How we did on the holiday fun list

img_2336New Year's Day is rapidly approaching, which means it's time to look back on my 2016 holiday fun list. This is the list I make annually of activities that make the season feel festive. So how did we do? Very well, for the most part! Here's how it all sorted out.

The literary Advent calendar. The kids opened all 23 books. I'll admit that we lost a bit of steam in the middle and doubled up some other days, but it was nice to have a reason to read a story with the big kids (even though 2 of 3 can now read to themselves). I also did a toddler supplement, and have had a number of nice minutes sitting in the rocking chair reading Little Blue Truck's Christmas, Merry Christmas Daniel Tiger, and so forth.

Sassy the Elf. He, or possibly she, appeared at the beginning of December. We encountered a slight logistical issue in that many nights my 9-year-old wound up going to bed later than I did, which can be a problem for elf mobility, if you get my drift. Sometimes Sassy would move when I got up at 5 a.m. with the toddler. Fortunately, the toddler doesn't know the rules, so there was no shrieking about touching Sassy.

Advent services and the Christmas Eve pageant. On Christmas Eve, my 9-year-old read the story of the Wisemen to the congregation, while my 7-year-old was a Wiseman, and the 5-year-old got to be the star. She was a very good star! I made it to 3 of 4 Advent church services, and went to church on Christmas itself, too, which I think makes up for my absence on the 3rd Sunday (when I was speaking in Cancun -- yes, I have a tough job).

Breakfast with Santa at Longwood. We drove there in an icy wintry storm for our 8:30 a.m. reservation, but we made it, darn it. Next year I'm setting my alarm for the moment the ticket sales open so I can get the 10 a.m. seating.

Baking cookies and the gingerbread house. No one ate the gingerbread house, but we did make it. Various relatives made cookies with the kids, so while I never personally made cookies, the cookies got made. All good.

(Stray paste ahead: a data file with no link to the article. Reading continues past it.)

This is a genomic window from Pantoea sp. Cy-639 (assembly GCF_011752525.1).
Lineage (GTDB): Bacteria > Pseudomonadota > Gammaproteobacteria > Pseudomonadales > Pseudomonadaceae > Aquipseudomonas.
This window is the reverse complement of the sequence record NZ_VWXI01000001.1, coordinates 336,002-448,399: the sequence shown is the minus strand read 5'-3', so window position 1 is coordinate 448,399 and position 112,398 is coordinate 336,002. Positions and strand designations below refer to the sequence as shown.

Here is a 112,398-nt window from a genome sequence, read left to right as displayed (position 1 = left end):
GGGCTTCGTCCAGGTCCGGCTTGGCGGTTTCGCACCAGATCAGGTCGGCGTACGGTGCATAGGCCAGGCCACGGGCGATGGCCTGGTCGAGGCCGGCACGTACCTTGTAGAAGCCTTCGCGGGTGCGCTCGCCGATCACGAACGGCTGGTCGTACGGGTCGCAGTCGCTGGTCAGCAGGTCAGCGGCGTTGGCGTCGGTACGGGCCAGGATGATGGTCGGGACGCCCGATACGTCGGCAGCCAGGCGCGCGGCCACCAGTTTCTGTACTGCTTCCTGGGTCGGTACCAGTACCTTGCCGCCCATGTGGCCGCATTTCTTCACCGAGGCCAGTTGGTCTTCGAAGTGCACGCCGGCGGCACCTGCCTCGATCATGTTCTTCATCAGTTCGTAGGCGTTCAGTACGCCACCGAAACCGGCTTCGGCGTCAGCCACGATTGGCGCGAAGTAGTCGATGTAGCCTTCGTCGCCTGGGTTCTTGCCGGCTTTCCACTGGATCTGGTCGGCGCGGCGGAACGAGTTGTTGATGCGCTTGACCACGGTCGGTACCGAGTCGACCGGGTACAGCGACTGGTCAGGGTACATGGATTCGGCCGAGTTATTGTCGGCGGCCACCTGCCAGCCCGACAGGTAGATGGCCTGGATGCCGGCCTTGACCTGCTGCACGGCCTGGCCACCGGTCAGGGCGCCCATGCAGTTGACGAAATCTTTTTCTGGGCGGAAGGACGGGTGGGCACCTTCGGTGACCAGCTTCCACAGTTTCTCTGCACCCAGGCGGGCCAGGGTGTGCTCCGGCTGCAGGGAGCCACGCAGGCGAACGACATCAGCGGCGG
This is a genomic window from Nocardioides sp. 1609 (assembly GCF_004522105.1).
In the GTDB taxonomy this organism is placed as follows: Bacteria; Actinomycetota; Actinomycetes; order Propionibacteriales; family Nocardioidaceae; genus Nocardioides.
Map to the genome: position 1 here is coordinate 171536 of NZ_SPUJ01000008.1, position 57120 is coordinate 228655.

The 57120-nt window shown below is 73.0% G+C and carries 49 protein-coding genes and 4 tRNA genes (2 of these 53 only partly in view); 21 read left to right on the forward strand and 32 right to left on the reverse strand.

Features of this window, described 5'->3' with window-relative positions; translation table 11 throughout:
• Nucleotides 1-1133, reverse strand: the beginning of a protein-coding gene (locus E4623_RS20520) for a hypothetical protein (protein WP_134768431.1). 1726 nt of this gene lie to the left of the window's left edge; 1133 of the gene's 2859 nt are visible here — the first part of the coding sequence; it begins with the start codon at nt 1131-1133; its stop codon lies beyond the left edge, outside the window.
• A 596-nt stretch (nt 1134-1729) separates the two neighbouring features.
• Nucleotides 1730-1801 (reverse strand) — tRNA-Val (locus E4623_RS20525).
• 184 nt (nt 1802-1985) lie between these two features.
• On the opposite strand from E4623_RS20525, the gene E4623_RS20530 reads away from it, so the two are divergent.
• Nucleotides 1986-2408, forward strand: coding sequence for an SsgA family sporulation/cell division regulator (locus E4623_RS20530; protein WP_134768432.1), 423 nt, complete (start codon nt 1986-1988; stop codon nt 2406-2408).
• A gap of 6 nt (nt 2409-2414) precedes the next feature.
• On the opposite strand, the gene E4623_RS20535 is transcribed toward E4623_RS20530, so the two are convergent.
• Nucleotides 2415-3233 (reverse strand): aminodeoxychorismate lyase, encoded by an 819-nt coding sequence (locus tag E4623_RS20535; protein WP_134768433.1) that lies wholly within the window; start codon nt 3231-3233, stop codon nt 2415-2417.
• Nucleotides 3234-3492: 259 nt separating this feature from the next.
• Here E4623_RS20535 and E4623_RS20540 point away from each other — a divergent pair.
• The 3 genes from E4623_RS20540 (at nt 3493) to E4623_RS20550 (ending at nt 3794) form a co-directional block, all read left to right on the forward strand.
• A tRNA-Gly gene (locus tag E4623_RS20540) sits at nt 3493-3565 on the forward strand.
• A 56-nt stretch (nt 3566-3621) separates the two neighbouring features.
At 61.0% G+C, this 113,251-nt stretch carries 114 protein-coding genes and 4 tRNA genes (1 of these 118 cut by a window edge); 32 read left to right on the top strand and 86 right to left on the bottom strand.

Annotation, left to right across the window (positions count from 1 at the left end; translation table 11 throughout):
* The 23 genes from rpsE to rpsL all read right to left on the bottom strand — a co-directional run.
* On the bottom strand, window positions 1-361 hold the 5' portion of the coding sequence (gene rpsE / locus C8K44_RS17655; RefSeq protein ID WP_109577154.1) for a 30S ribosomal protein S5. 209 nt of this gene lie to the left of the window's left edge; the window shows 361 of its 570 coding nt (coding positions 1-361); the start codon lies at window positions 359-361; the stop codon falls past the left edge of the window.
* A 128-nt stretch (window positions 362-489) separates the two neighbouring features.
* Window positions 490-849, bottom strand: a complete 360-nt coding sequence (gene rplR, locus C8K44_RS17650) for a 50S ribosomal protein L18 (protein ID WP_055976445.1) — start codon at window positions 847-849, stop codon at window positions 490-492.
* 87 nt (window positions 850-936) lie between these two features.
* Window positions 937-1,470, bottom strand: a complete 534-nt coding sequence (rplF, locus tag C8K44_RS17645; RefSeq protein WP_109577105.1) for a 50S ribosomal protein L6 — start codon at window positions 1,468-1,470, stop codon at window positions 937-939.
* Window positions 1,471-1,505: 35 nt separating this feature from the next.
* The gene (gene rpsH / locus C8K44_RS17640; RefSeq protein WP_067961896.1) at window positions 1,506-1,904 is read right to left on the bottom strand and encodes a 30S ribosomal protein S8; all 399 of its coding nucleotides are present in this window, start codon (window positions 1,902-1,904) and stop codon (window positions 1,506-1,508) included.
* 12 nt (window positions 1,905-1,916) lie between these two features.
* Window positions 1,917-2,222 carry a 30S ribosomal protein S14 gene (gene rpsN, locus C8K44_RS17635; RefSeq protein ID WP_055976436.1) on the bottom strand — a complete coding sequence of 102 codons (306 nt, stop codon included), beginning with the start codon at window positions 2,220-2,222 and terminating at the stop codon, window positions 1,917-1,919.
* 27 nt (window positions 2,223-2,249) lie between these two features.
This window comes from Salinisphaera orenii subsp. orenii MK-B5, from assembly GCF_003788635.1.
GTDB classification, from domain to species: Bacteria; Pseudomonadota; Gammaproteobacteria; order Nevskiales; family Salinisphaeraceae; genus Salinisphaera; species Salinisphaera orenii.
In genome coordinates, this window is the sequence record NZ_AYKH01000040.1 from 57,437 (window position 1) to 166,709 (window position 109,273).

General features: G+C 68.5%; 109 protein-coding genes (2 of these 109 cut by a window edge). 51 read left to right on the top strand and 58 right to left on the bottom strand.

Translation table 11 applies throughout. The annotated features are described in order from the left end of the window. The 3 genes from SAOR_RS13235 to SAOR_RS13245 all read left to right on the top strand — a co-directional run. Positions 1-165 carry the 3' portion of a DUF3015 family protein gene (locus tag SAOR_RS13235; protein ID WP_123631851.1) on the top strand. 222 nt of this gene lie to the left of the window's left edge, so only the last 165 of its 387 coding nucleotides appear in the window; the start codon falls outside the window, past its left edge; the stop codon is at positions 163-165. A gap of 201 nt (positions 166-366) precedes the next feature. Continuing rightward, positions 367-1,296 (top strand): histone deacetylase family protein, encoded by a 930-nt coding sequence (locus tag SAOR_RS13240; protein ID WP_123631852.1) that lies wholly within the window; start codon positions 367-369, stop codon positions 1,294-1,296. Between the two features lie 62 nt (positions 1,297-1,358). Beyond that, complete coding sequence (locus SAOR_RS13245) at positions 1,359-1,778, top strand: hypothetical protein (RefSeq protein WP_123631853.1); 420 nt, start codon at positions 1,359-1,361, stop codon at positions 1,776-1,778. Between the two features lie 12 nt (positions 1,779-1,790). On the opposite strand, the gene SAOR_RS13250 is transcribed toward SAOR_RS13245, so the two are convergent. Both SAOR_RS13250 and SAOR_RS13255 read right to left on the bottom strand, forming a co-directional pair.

A Christmas concert. I attended the Young New Yorkers' Chorus concert in NYC in mid-December. The music was stunning as usual. The drive home through pea soup fog was also stunning, but not in a good way.

The Nutcracker. I took the 9-year-old, 5-year-old, and my mother-in-law to a matinee performance of this today. The 5-year-old was fidgety, but the 9-year-old loved it, and I am always awed by virtuosic ballet technique. The 9-year-old was quite intrigued to learn that I danced in a performance of the Nutcracker once when I was in 8th grade. Ah, roads not taken.

An adults-only NYC trip. My husband and I went into NYC a little over a week ago, ate at Aquavit, and stayed in a hotel overnight so we didn't have to make the usual 11 p.m. dash to Penn Station. We saw art and went window shopping, neither of which are fun to do with children. I'd like to make this an annual tradition.

Involve the kids in giving. I had the kids all pick out an animal from the Heifer catalogue, and they were excited to do that, but I probably could do better on this one. I'd love suggestions on how people have gotten their kids involved in giving, or volunteering, and how they've imparted lessons on generosity (during Christmas, or any other time for that matter).

 

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11 Responses to How we did on the holiday fun list


  1. Alissa says:

    My three simple suggestions for giving during the holidays – ring bells for the Salvation Army and have your kids pick out a new toy and donate to toys for tots. We have rung bells for the past four years and

  2. Alissa says:

    People seem more likely to give when kids are ringing. My third suggestion takes place prior to December but the last three years we have packed shoeboxes for operation Christmas child through Samaritans Purse.

  3. Virginia Hahn says:

    I love your Holiday fun list!! In the spirit of high value leisure time, I made one too this year. Many of the items involved a bit of logistical pain, but the memories were so worth it. Regarding the generosity issue, I liked The Opposite of Spoiled by Ron Lieber. He suggests meeting together as a family a few times a year to discuss charitable contributions and volunteer work to allow the kids to have some say in it.

  4. Monica says: